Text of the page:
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How to Photograph the Largest Demonstration in American History

A documentary photographer’s experience at the 2017 Women’s March on Washington, and why she chose film over digital.

As soon as I heard about the Women’s March on Washington, I knew I had to go—both as a woman and as a photographer to document the event. I couldn’t imagine being without my camera at an event of such significance.

I wanted to be part of the history being made, and for me, photography allows me to fully immerse myself. I was also intrigued because I didn’t know how the event would play out. In the end, half a million people showed up to protest. The event was the largest demonstration in American history.

“Stay aware—If your eyes are glued to your viewfinder the entire time, you may not be fully mindful of your surroundings.”

It was the first time I’d photographed an event at that scale, but I’d been to other protests with similar historical weight. In 2014, I was living in New York and photographed the Black Lives Matters protests in solidarity with Ferguson. I remember feeling that the protest through the streets of Manhattan was massive, but this was different. Instead of taking over the streets, the Women’s March took over the entire city.

When you’re photographing a protest, you should have knowledge of the mission of the event and respect its participants. You have to consider people’s privacy—not everyone wants to be photographed protesting, so don’t assume that they do. Plus, comfortable shoes are a must.

Also make sure that you’re aware of yourself and your surroundings. Thankfully, the Women’s March on Washington was peaceful, with only a few arrests and little violence. This is not always the case at political demonstrations. If your eyes are glued to your viewfinder the entire time, you may not be fully mindful of your surroundings. Get good shots by actually experiencing the event first-hand, look around for an interesting image, then raise your camera to your eye to capture it.

“Although the spirit of the crowd was bright, the lighting was not.”

On a technical level, it was hard for me to pull back to achieve wider shots. I always seemed to be crammed between several people. Plus, I had to be quick. No one wanted to be separated from their group, and if they lost sight of their crew for long, there was a good chance they might get left behind. The situation didn’t allow as much time as I would generally spend photographing a portrait.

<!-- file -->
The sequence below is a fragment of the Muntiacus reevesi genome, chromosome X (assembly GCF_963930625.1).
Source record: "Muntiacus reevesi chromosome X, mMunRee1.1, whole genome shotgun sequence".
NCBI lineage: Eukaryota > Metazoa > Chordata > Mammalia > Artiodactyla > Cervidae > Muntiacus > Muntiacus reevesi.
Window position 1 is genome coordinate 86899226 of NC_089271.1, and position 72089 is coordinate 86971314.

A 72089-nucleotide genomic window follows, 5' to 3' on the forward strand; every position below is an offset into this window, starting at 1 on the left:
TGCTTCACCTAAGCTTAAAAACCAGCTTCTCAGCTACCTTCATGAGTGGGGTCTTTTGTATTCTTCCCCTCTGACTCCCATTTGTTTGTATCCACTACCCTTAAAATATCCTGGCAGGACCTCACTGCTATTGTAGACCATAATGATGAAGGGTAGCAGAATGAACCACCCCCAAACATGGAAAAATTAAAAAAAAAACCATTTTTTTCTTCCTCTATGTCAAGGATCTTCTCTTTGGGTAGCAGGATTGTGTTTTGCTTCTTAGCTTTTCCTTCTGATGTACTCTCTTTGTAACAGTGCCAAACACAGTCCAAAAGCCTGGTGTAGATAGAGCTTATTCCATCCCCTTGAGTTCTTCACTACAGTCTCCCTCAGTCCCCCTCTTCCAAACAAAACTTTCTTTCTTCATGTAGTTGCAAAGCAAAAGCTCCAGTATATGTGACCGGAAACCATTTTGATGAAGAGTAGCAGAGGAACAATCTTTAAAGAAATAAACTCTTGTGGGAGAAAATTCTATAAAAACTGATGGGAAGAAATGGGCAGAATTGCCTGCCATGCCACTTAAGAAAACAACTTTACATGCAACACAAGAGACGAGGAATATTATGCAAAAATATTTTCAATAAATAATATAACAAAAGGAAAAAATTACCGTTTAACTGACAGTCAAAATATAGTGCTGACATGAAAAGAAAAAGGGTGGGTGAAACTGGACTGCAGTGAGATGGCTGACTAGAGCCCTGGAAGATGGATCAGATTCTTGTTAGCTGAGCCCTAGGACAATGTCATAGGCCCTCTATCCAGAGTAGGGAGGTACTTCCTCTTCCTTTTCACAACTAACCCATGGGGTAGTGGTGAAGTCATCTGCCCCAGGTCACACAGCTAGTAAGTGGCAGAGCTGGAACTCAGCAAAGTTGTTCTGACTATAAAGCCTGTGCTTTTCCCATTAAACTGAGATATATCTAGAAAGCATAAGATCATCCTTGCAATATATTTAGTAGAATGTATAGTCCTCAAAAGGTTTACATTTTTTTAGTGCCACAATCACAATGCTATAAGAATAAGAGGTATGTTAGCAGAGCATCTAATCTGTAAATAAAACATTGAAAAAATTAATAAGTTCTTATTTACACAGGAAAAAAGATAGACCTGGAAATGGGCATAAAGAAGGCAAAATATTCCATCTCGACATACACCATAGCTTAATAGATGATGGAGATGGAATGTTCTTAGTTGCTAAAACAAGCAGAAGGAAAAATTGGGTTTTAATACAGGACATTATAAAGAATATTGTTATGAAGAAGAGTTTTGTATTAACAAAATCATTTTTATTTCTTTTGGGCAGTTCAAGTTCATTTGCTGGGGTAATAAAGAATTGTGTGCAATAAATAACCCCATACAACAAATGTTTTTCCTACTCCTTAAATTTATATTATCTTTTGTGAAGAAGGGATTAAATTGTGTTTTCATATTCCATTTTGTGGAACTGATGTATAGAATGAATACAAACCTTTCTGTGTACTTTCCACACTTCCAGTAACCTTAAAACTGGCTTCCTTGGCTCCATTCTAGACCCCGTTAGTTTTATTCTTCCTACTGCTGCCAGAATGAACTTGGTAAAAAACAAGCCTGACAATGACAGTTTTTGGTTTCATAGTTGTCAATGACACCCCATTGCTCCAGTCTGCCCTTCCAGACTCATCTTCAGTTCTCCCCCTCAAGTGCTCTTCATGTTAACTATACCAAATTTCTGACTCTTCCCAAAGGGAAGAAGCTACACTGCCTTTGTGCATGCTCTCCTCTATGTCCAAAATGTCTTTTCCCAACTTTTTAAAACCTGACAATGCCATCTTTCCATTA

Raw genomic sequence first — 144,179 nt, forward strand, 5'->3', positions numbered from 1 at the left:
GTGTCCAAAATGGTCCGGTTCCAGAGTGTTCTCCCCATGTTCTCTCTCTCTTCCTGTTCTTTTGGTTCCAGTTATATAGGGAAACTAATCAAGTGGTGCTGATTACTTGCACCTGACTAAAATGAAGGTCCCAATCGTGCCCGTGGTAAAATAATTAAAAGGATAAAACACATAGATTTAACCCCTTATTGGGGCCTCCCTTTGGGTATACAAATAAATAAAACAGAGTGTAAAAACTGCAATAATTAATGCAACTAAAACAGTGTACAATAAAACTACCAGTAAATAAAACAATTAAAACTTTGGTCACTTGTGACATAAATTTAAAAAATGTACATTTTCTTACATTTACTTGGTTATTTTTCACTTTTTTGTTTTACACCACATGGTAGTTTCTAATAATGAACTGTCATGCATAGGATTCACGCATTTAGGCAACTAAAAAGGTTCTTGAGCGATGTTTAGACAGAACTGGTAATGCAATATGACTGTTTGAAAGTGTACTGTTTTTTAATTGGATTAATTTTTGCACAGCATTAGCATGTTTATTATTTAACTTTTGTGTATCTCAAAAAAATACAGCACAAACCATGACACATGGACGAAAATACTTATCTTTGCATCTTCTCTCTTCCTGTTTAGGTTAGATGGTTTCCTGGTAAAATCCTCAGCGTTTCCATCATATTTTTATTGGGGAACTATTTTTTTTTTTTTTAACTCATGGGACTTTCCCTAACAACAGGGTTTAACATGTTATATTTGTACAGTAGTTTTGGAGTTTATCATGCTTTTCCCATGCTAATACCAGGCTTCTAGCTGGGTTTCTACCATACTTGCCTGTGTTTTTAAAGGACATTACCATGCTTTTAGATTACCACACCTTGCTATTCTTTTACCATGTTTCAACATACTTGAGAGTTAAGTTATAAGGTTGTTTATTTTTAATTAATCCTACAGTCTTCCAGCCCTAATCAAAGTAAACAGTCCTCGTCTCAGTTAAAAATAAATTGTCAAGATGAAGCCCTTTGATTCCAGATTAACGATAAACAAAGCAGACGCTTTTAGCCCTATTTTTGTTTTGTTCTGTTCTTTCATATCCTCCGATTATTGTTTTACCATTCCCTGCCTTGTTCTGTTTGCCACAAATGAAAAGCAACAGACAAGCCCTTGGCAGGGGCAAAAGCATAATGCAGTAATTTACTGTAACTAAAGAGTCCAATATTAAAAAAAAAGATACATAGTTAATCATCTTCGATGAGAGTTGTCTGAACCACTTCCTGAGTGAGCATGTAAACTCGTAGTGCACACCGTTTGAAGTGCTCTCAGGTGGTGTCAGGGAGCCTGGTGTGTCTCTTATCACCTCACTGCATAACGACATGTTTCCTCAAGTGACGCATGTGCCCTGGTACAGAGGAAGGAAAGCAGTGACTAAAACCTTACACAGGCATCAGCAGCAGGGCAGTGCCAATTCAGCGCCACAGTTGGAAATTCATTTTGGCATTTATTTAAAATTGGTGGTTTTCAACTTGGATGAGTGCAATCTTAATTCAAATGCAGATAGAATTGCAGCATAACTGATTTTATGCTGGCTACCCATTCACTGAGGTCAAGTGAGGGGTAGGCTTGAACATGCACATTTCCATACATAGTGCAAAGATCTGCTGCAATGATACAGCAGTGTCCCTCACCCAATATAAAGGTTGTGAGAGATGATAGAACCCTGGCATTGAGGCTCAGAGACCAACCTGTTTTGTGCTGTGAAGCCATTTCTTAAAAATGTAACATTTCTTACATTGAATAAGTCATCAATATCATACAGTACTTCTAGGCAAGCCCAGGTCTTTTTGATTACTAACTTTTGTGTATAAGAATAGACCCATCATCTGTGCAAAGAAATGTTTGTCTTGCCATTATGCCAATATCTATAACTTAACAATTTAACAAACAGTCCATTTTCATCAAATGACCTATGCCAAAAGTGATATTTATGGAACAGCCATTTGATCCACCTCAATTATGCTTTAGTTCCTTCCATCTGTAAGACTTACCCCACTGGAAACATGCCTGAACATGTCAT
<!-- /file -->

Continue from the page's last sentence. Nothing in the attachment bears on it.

Then, although the spirit of the crowd was bright, the lighting was not. I don’t really like to shoot on overcast grey days, but that was completely out of my control. There were baggage restrictions for the Women’s March, which I wanted to respect, so I travelled with only a 35mm camera and a point-and-shoot. I didn’t bring an alternative lens or flash with me.

I decided to shoot on film when I learned about the baggage restrictions. I had to make a decision, and I always choose film over digital. If I had brought a digital camera, I would have brought film too and I didn’t want to be dragged down with the weight of more than one camera.

It’s important to me that I’m present in the moment and not checking my screen to see if I got “the shot.” With film, I don’t have that option so I can’t be distracted by the image outcome. I can focus on image-making. The trade-off is that I have to wait anxiously for the film to be developed before I see what I captured.

Check out Brittany Carmichael’s photographs of the 2017 Women’s March in Washington below and visit her online portfolio here.

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